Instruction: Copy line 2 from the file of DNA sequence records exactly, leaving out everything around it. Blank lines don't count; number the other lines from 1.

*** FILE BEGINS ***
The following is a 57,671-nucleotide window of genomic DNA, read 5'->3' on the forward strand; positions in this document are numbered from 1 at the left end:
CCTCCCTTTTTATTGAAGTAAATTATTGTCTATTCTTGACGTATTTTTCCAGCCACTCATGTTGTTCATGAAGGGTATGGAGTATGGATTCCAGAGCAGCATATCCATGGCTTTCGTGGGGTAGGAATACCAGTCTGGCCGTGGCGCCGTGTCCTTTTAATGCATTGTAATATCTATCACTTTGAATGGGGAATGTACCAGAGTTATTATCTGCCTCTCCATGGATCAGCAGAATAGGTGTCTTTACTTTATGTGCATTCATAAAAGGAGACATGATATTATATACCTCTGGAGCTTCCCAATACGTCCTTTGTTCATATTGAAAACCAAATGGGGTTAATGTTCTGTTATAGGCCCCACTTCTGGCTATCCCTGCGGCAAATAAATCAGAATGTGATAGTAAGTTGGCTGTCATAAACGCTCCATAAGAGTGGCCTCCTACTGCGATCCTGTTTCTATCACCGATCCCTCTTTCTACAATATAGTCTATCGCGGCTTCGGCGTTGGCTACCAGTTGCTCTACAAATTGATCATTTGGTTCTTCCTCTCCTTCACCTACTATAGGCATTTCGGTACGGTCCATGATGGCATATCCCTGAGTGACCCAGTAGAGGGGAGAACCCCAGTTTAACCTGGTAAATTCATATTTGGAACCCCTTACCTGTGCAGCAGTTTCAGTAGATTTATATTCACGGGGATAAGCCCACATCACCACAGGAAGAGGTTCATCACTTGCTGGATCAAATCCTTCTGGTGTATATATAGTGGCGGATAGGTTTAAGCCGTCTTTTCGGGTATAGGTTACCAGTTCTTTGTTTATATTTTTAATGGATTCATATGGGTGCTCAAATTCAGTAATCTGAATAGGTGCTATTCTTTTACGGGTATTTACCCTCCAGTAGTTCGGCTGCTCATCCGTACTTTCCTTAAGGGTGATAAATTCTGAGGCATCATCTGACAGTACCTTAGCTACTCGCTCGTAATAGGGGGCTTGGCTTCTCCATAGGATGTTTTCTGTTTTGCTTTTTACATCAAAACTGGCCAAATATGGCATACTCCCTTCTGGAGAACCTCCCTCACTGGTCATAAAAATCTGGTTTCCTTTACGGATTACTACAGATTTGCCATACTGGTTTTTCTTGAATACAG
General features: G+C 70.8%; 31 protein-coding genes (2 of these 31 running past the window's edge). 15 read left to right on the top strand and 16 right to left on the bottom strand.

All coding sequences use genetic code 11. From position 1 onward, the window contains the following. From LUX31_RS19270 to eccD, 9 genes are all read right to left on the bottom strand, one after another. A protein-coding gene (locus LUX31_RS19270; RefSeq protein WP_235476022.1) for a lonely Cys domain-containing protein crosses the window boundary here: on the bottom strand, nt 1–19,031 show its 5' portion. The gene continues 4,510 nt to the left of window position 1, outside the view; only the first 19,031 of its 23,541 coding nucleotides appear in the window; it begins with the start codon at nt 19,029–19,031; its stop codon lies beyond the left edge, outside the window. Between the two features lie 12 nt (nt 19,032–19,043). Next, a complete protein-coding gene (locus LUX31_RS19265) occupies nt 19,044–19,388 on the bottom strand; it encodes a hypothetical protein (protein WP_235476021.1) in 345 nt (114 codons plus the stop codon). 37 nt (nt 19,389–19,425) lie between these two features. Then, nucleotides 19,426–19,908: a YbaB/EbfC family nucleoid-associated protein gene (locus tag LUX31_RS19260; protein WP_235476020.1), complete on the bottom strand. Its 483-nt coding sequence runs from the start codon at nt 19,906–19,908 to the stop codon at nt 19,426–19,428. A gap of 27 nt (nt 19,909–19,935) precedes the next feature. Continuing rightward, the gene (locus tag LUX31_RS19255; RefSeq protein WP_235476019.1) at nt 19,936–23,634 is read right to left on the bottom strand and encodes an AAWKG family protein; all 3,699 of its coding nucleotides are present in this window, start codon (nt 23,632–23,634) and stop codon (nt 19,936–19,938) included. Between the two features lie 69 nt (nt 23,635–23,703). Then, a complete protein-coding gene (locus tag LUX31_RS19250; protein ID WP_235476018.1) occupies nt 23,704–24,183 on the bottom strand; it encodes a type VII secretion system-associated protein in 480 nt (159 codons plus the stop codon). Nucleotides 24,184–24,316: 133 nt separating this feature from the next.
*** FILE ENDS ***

CCTCCCTTTTTATTGAAGTAAATTATTGTCTATTCTTGACGTATTTTTCCAGCCACTCATGTTGTTCATGAAGGGTATGGAGTATGGATTCCAGAGCAGCATATCCATGGCTTTCGTGGGGTAGGAATACCAGTCTGGCCGTGGCGCCGTGTCCTTTTAATGCATTGTAATATCTATCACTTTGAATGGGGAATGTACCAGAGTTATTATCTGCCTCTCCATGGATCAGCAGAATAGGTGTCTTTACTTTATGTGCATTCATAAAAGGAGACATGATATTATATACCTCTGGAGCTTCCCAATACGTCCTTTGTTCATATTGAAAACCAAATGGGGTTAATGTTCTGTTATAGGCCCCACTTCTGGCTATCCCTGCGGCAAATAAATCAGAATGTGATAGTAAGTTGGCTGTCATAAACGCTCCATAAGAGTGGCCTCCTACTGCGATCCTGTTTCTATCACCGATCCCTCTTTCTACAATATAGTCTATCGCGGCTTCGGCGTTGGCTACCAGTTGCTCTACAAATTGATCATTTGGTTCTTCCTCTCCTTCACCTACTATAGGCATTTCGGTACGGTCCATGATGGCATATCCCTGAGTGACCCAGTAGAGGGGAGAACCCCAGTTTAACCTGGTAAATTCATATTTGGAACCCCTTACCTGTGCAGCAGTTTCAGTAGATTTATATTCACGGGGATAAGCCCACATCACCACAGGAAGAGGTTCATCACTTGCTGGATCAAATCCTTCTGGTGTATATATAGTGGCGGATAGGTTTAAGCCGTCTTTTCGGGTATAGGTTACCAGTTCTTTGTTTATATTTTTAATGGATTCATATGGGTGCTCAAATTCAGTAATCTGAATAGGTGCTATTCTTTTACGGGTATTTACCCTCCAGTAGTTCGGCTGCTCATCCGTACTTTCCTTAAGGGTGATAAATTCTGAGGCATCATCTGACAGTACCTTAGCTACTCGCTCGTAATAGGGGGCTTGGCTTCTCCATAGGATGTTTTCTGTTTTGCTTTTTACATCAAAACTGGCCAAATATGGCATACTCCCTTCTGGAGAACCTCCCTCACTGGTCATAAAAATCTGGTTTCCTTTACGGATTACTACAGATTTGCCATACTGGTTTTTCTTGAATACAG